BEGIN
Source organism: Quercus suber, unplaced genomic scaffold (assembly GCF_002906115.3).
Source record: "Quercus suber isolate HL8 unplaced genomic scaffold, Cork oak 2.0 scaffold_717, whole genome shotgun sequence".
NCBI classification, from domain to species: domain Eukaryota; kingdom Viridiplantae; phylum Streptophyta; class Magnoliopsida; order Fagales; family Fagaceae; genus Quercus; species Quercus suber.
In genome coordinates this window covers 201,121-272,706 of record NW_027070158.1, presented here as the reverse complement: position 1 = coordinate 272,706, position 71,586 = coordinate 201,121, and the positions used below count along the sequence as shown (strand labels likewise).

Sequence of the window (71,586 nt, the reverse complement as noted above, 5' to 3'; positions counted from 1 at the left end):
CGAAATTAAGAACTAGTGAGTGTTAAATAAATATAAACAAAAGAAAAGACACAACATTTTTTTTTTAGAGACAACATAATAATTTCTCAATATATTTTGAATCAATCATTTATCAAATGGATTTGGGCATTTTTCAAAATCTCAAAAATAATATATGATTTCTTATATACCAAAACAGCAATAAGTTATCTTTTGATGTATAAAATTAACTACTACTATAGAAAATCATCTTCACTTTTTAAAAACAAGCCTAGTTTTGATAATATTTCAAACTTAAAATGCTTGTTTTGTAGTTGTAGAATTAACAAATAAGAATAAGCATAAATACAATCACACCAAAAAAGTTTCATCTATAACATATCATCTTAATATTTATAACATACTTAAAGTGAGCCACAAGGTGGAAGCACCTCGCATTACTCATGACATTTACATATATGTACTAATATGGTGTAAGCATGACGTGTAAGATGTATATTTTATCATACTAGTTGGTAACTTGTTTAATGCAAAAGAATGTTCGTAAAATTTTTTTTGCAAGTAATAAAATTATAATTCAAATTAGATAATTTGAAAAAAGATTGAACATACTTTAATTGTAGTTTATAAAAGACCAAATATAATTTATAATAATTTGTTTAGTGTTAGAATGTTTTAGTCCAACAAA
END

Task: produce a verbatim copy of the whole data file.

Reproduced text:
Source organism: Quercus suber, unplaced genomic scaffold (assembly GCF_002906115.3).
Source record: "Quercus suber isolate HL8 unplaced genomic scaffold, Cork oak 2.0 scaffold_717, whole genome shotgun sequence".
NCBI classification, from domain to species: domain Eukaryota; kingdom Viridiplantae; phylum Streptophyta; class Magnoliopsida; order Fagales; family Fagaceae; genus Quercus; species Quercus suber.
In genome coordinates this window covers 201,121-272,706 of record NW_027070158.1, presented here as the reverse complement: position 1 = coordinate 272,706, position 71,586 = coordinate 201,121, and the positions used below count along the sequence as shown (strand labels likewise).

Sequence of the window (71,586 nt, the reverse complement as noted above, 5' to 3'; positions counted from 1 at the left end):
CGAAATTAAGAACTAGTGAGTGTTAAATAAATATAAACAAAAGAAAAGACACAACATTTTTTTTTTAGAGACAACATAATAATTTCTCAATATATTTTGAATCAATCATTTATCAAATGGATTTGGGCATTTTTCAAAATCTCAAAAATAATATATGATTTCTTATATACCAAAACAGCAATAAGTTATCTTTTGATGTATAAAATTAACTACTACTATAGAAAATCATCTTCACTTTTTAAAAACAAGCCTAGTTTTGATAATATTTCAAACTTAAAATGCTTGTTTTGTAGTTGTAGAATTAACAAATAAGAATAAGCATAAATACAATCACACCAAAAAAGTTTCATCTATAACATATCATCTTAATATTTATAACATACTTAAAGTGAGCCACAAGGTGGAAGCACCTCGCATTACTCATGACATTTACATATATGTACTAATATGGTGTAAGCATGACGTGTAAGATGTATATTTTATCATACTAGTTGGTAACTTGTTTAATGCAAAAGAATGTTCGTAAAATTTTTTTTGCAAGTAATAAAATTATAATTCAAATTAGATAATTTGAAAAAAGATTGAACATACTTTAATTGTAGTTTATAAAAGACCAAATATAATTTATAATAATTTGTTTAGTGTTAGAATGTTTTAGTCCAACAAA